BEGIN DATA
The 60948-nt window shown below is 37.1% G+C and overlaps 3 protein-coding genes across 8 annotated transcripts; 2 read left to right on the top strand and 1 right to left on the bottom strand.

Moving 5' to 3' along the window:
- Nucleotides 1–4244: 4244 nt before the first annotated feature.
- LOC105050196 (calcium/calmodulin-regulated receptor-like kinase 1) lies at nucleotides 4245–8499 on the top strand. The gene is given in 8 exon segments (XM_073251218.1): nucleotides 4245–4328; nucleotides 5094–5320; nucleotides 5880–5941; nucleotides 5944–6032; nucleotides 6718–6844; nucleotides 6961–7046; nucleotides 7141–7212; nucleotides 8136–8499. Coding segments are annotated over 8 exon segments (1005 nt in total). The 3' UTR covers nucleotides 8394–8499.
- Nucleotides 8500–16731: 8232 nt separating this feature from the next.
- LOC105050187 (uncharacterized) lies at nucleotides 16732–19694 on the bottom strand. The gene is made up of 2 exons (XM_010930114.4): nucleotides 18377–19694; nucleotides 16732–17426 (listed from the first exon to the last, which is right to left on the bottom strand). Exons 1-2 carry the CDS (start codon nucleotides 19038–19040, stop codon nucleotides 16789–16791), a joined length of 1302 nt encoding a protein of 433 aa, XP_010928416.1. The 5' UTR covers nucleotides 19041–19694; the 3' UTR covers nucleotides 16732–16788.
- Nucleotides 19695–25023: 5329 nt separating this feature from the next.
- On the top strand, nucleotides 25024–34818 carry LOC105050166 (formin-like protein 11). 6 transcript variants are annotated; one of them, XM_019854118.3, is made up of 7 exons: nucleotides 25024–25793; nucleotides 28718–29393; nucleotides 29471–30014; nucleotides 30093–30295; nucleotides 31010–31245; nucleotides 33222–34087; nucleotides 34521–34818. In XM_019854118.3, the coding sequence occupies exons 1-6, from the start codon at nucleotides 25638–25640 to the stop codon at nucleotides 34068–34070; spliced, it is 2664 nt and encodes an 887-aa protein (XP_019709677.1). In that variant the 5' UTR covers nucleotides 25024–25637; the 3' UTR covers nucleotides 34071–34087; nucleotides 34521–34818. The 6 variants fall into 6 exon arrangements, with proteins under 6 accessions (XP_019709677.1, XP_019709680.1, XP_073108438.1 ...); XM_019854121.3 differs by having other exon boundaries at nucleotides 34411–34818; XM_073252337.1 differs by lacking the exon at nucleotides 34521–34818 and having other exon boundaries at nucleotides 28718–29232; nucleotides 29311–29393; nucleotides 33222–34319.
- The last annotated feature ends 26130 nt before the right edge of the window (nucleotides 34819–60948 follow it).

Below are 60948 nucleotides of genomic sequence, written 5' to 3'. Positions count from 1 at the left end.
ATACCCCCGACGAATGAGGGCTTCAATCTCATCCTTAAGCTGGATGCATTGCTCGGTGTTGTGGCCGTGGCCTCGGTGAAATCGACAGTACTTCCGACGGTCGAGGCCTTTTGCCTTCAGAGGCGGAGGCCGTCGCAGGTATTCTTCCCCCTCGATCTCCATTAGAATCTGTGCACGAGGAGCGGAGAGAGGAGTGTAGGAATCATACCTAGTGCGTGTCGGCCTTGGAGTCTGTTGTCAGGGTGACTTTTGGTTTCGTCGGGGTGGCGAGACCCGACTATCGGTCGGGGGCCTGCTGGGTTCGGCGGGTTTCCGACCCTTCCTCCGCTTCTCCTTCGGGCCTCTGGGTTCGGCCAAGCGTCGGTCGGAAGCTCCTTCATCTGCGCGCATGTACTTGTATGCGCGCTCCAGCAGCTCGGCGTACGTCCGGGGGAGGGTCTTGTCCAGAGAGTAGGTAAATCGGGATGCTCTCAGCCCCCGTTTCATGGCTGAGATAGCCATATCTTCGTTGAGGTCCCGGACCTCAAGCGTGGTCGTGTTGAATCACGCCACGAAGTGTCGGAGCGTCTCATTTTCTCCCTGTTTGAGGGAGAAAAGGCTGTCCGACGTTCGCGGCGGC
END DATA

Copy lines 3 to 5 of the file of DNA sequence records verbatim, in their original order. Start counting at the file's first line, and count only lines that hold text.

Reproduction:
- Nucleotides 1–4244: 4244 nt before the first annotated feature.
- LOC105050196 (calcium/calmodulin-regulated receptor-like kinase 1) lies at nucleotides 4245–8499 on the top strand. The gene is given in 8 exon segments (XM_073251218.1): nucleotides 4245–4328; nucleotides 5094–5320; nucleotides 5880–5941; nucleotides 5944–6032; nucleotides 6718–6844; nucleotides 6961–7046; nucleotides 7141–7212; nucleotides 8136–8499. Coding segments are annotated over 8 exon segments (1005 nt in total). The 3' UTR covers nucleotides 8394–8499.
- Nucleotides 8500–16731: 8232 nt separating this feature from the next.